I Am A Dangerous Professor (Summary)
The New York Times published an opinion piece by Emory University philosophy professor George Yancy recently and it stood out to BU SAVE because of the relevance it has to our campaign. Yancy was recently informed by his students that he had been placed on the “Professor Watchlist,” a website created and run by a conservative youth group called Turning Point USA. He was one of some 200 professors marked on this site as advancing “leftist propaganda in the classroom.”
The goal of the Watchlist is to “out” professors for their progressive views, and it is also fueled by their race. Yancy, a black man, said he is used to being marked by his race, but never before had he been marked because of his ideas. And in the Watchlist’s attempts to mark Yancy and other professors’ ideas, it intends to shame them and their views into silence.
Yancy warns that a watchlist such as this one can have an effect similar to Jeremy Bentham’s Panopticon, which essentially created a self-censorship and mental imprisonment. The Watchlist is designed to not only have others spy on these professors, but also to try to psychologically implement self-policing on their thoughts and ideas.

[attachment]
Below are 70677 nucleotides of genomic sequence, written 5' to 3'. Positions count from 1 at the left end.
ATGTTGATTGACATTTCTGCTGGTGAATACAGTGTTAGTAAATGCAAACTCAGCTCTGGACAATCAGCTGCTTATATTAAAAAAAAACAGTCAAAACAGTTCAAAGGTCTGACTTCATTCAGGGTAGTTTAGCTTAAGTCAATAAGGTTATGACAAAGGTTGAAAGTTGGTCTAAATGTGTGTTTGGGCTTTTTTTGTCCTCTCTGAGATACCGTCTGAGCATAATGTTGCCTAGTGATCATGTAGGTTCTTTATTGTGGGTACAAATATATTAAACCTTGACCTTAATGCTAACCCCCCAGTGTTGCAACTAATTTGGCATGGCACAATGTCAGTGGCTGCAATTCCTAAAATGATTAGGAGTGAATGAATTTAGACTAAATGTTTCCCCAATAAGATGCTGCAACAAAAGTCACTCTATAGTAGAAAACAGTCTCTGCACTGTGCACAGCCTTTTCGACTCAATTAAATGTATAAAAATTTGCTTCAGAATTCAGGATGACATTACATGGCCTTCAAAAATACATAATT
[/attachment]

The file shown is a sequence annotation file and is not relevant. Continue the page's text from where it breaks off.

Dr. Martin Luther King, Jr. once said, “I say very honestly that I never intend to become adjusted to segregation and discrimination. I never intend to become adjusted to religious bigotry. I never intend to adjust myself to economic conditions that will take necessities from the many to give luxuries to the few. I never intend to adjust myself to the madness of militarism, to self‐defeating effects of physical violence.”
What George Yancy, Martin Luther King, and SAVE have in common is the refusal to stay silent. The creators of the Watchlist are trying to control others through spreading fear because they perceive the professors ideas as “dangerous,” when in fact they are just different from their own. But we, at SAVE, are trying to spread the ideas of awareness and action, and encourage people not to let themselves be governed by fear of differences.